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Edison Pen Churchill


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#1 goodyear

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Posted 07 August 2007 - 19:39

A while ago I got interested in pens produced by the penturning community. I looked at a lot of websites and saw some stunning work on display, but the one that really grabbed my attention was a green and black woodgrain ebonite pen on the website of a member here - Brian Gray.

Much as the pen appealed to me, due to unemployment I had to pass, but sent Brian an email commenting on how great it looked. The pen sold very quickly (not to me), but on hearing I was interested Brian offered to keep enough of the material on hand to make me a similar pen.


(Green and black ebonite Churchill by Edison Pen.)

When I got a new job, family offered to buy me a celebratory pen (they know me too well!), so I emailed Brian. Within a couple of days the pen was made and mailed (after waiting on the nib to come in from Bexley), and once the various postal services had done their job (and HMR&C had taken their cut), I had my latest pen!

All my contact with Brian has been simply superb. He has put up with all kinds of annoying questions from me, and has been very patient and accommodating - he is a gentleman indeed. It's the kind of quality communication and service that I keep finding in this hobby.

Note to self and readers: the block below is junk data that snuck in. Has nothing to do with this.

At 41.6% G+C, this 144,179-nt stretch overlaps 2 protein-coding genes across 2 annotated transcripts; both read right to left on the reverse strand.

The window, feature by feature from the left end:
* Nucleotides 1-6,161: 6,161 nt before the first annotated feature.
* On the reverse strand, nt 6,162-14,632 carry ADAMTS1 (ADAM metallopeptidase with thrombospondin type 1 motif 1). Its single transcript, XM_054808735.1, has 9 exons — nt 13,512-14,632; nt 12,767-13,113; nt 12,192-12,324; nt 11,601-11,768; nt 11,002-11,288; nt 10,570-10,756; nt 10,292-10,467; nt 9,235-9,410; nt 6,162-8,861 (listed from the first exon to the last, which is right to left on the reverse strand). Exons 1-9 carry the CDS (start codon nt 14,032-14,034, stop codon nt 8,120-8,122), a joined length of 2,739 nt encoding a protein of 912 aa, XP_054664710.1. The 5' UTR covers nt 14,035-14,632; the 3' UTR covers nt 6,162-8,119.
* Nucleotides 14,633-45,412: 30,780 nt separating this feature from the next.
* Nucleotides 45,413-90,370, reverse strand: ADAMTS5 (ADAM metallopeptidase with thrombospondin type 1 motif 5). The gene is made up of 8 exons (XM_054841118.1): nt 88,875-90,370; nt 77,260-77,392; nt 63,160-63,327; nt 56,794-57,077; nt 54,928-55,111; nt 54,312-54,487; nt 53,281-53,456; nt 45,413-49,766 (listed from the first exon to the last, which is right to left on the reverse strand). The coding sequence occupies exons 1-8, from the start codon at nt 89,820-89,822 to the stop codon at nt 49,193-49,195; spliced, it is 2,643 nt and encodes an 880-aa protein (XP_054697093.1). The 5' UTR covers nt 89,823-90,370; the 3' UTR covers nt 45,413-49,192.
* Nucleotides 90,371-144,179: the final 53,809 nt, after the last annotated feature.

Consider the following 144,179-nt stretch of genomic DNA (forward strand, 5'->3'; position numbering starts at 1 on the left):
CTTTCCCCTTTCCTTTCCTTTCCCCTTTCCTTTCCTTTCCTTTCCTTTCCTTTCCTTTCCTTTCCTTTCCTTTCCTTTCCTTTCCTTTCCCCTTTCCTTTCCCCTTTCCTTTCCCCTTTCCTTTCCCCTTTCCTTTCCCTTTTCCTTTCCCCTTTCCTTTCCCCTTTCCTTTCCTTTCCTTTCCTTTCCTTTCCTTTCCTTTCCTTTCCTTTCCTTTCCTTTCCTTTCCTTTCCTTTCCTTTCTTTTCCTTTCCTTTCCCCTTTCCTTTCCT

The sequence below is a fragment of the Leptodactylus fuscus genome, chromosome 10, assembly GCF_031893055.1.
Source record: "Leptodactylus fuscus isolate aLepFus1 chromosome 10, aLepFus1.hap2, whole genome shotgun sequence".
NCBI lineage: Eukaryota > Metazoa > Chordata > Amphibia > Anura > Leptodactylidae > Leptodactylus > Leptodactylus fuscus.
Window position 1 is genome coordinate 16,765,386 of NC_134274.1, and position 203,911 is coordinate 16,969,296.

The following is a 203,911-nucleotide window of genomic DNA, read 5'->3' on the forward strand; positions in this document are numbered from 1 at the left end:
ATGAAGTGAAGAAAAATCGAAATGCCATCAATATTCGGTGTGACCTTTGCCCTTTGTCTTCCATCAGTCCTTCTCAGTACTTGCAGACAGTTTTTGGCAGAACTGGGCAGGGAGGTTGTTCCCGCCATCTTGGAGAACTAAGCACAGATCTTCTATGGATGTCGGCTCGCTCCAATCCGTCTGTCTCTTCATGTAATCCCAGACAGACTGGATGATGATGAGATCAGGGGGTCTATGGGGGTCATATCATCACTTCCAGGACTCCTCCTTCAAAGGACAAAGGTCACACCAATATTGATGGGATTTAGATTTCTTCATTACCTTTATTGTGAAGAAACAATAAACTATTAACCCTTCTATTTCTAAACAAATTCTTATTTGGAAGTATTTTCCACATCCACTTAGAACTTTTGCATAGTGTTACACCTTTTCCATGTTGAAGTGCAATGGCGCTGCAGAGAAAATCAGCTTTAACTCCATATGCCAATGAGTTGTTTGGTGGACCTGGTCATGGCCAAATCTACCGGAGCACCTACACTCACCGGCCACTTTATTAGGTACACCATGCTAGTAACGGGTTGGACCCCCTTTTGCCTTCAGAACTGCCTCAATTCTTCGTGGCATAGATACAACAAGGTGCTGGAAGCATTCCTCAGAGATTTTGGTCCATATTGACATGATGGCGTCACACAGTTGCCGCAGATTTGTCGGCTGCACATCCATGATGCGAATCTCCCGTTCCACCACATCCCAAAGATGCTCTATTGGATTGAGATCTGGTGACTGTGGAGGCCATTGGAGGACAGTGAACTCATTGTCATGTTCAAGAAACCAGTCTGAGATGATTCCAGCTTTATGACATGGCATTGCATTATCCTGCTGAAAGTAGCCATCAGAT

On to the pen...

Appearance, Design & Finish. The pen is what is often termed a 'kit' pen, but let me be clear - the word 'kit' just doesn't do it justice. Don't let it give you any negative preconceptions, or you'll miss out. Consider it the canvas for an artist to work on; kind of like a kit car - basic bits that a skilled worker will turn into an awesome machine.

Built on the Churchill hardware, this is a big pen. There's a fair weight to it (my vague kitchen scales put it at closer to 50g than 25g, with the cap being maybe a third of that). The cap is rather heavy in relation to the pen, but the pen won't post so that's okay. I don't post my pens, so that works for me, but it may not please you.


(The pen capped and uncapped.)

The barrel and cap are made of a very attractive green and black woodgrained ebonite. The green is a sensible, quite subtle, colour, and the woodgrain is indeed very wood-like in appearance.